Karma? Lions Eat Suspected Poacher in South Africa

Karma? Lions Eat Suspected Poacher in South Africa

A year ago, three male lions were killed not far from Kruger National Park in South Africa. Poachers poisoned them, then cut off and took their heads and paws.

Last week a pride of lions in the nearby Umbabat Private Nature Reserve mauled to death and then devoured most of a man who was illegally hunting there. They left only his head intact, almost as if they were sending a message.

The man was believed to be a poacher because loaded rifles and ammunition were found near what remained of him. His sister-in-law identified him as David Baloyi, 50, of Mozambique.

Karma? Lions Eat Suspected Poacher in South Africa
Photo credit: designerpoint

When Baloyi and two other hunters trespassed onto the private reserve late at night, they were either stalked by or surprised the pride. The other two men escaped and told their families what had happened.

Police are investigating whether the men were poachers. South Africa is the world’s largest exporter of lion bones, teeth and claws, according to a report last year by the Environmental Investigation Agency. The body parts of lions are sometimes used in traditional medicine in Africa and elsewhere, BBC News reports. Unfortunately, they’re growing in popularity in some parts of Asia, according to the Born Free Foundation. Due to the diminishing number of tigers and a ban on tiger trading in China, lion bones are increasingly being substituted for tiger bones, which are believed to bring good luck.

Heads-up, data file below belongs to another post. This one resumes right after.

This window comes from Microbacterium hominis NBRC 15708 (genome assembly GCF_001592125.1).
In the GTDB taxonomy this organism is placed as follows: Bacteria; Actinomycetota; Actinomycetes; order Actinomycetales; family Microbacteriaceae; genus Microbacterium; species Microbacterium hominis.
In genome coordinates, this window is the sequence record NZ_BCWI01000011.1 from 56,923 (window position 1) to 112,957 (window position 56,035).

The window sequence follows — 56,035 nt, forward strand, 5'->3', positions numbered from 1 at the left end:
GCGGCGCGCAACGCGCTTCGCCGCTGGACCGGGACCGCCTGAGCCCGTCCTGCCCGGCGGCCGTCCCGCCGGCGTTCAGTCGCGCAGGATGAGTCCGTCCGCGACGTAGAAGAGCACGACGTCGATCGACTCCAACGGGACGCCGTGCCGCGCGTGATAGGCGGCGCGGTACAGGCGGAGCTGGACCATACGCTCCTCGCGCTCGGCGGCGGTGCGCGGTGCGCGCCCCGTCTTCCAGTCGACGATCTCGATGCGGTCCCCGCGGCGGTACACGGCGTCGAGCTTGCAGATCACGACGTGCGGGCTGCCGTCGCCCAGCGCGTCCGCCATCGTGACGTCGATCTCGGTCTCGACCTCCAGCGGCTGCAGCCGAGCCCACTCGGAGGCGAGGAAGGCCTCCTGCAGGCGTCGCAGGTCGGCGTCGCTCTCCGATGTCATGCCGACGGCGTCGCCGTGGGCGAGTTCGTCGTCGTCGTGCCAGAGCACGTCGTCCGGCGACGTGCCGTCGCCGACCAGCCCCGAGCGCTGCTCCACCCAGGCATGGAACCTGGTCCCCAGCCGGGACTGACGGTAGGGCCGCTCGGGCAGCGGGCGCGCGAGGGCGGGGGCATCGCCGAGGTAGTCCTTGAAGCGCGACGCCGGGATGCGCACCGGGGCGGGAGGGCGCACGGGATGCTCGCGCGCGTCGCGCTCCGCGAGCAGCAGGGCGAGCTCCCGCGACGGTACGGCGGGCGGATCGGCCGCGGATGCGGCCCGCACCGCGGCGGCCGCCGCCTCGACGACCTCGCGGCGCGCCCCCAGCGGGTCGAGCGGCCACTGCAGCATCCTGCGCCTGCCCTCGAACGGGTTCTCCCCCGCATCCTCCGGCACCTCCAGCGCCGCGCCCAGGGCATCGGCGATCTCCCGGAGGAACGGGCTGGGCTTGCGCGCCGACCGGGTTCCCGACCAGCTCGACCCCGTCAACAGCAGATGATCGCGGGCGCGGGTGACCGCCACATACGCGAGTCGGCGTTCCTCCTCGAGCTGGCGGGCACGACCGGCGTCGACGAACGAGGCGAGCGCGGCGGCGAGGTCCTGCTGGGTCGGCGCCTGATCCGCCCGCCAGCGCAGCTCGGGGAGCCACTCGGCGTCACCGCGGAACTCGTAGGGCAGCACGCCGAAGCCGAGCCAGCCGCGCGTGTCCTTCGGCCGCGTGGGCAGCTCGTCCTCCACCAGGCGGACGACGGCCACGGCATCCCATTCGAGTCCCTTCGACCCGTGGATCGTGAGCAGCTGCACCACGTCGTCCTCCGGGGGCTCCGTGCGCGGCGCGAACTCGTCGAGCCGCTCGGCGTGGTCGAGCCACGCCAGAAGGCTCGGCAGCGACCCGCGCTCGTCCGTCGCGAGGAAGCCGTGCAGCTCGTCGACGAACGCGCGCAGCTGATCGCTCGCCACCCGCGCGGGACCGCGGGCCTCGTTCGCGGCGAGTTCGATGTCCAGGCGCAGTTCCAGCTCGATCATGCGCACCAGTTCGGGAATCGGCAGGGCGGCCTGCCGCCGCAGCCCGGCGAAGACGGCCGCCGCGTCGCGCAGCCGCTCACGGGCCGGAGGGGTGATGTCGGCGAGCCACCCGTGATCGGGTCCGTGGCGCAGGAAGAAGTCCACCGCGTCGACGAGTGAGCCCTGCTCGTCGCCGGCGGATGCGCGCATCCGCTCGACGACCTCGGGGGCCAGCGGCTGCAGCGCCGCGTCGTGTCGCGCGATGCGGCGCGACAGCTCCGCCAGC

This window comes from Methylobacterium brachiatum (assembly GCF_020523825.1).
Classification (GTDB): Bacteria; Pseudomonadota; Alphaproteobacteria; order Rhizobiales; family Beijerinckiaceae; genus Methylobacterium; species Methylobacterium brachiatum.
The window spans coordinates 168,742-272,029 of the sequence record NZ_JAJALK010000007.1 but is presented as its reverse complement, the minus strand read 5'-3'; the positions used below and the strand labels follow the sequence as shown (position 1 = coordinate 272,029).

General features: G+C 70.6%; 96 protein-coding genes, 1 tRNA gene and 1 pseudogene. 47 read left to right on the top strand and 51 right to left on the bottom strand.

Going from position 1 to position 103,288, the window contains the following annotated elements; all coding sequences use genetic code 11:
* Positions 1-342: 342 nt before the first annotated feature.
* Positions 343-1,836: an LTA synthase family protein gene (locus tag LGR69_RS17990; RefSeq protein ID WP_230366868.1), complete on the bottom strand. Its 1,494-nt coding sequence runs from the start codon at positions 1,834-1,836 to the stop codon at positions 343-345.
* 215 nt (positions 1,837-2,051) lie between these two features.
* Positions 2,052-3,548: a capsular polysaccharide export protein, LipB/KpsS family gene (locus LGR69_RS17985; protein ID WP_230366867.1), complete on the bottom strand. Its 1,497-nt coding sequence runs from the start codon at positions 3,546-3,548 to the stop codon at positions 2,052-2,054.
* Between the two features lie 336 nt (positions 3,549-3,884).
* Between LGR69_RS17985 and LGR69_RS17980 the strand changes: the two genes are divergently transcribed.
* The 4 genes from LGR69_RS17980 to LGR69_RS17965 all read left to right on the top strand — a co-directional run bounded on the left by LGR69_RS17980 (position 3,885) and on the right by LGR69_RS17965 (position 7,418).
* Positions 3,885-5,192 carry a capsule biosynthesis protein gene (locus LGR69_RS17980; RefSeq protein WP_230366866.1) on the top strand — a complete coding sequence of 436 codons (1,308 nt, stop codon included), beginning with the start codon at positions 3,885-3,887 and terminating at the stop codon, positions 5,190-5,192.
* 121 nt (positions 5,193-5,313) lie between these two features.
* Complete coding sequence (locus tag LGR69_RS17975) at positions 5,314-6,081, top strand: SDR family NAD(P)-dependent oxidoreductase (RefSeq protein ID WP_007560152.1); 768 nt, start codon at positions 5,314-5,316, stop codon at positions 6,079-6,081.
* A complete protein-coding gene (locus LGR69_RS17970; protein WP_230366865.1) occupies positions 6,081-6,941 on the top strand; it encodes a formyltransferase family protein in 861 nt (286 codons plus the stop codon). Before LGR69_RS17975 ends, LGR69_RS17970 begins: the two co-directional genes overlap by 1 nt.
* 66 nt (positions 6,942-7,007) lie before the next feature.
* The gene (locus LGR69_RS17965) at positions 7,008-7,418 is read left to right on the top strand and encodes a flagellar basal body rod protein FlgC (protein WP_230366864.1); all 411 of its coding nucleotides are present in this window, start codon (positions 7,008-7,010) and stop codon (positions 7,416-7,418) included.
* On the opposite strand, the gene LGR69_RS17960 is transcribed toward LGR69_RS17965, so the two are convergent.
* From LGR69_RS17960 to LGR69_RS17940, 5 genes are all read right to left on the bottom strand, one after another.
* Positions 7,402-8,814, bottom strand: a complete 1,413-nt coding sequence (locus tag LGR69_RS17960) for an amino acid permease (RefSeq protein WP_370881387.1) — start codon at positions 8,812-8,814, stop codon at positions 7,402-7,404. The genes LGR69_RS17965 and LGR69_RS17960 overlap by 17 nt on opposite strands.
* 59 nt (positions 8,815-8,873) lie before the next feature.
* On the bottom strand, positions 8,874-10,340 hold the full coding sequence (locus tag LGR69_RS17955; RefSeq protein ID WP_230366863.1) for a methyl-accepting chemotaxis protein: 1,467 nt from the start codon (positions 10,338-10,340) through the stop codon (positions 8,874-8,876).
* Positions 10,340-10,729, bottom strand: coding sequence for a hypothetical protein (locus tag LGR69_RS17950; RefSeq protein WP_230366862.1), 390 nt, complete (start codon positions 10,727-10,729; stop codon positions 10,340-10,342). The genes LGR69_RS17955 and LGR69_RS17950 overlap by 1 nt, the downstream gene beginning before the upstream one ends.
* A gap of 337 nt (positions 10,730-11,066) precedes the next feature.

Yet rhinos, not tigers, are more frequently the victims of poachers in South Africa. In Vietnam and other Asian countries, their horns are believed to be an aphrodisiac and also have the ability to cure health conditions like cancer. (Rhino horns are made of keratin, just like hair and fingernails, and are not proven to have any special powers.) Back in 2007, poachers killed 13 rhinos; by 2017, that number skyrocketed to 1,028.

But the number of rhinos killed in Kruger National Park, which National Geographic called a “poaching hot spot,” actually dropped 24 percent last year.

As Care2′s Kevin Mathews wrote in November after three rhinos were killed in the park, South Africa is beginning to crack down on poaching, out of compassion as well as the fact that the loss of animals is having a negative economic impact on the country’s safari tourism industry.

To discourage poaching, park rangers are receiving specialized training, radio communications are improving, trained dogs are tracking poachers over long distances, and coordination with law enforcement in the bordering country of Mozambique has improved, National Geographic reports. New mobile surveillance technology called “Meerkat,” which has the ability to detect human movements and alert rangers, has also been effective.

The managers of Umbabat said expensive security measures are in place to keep away poachers who regularly target the private reserve’s rhinos and lions, as well as its elephants, hyenas, pangolins and vultures.

These measures failed to keep Baloyi out of the reserve, but hopefully his gruesome death will serve as an effective deterrent for other poachers.

This article was first published by Care2.com on 15 Feb 2018.


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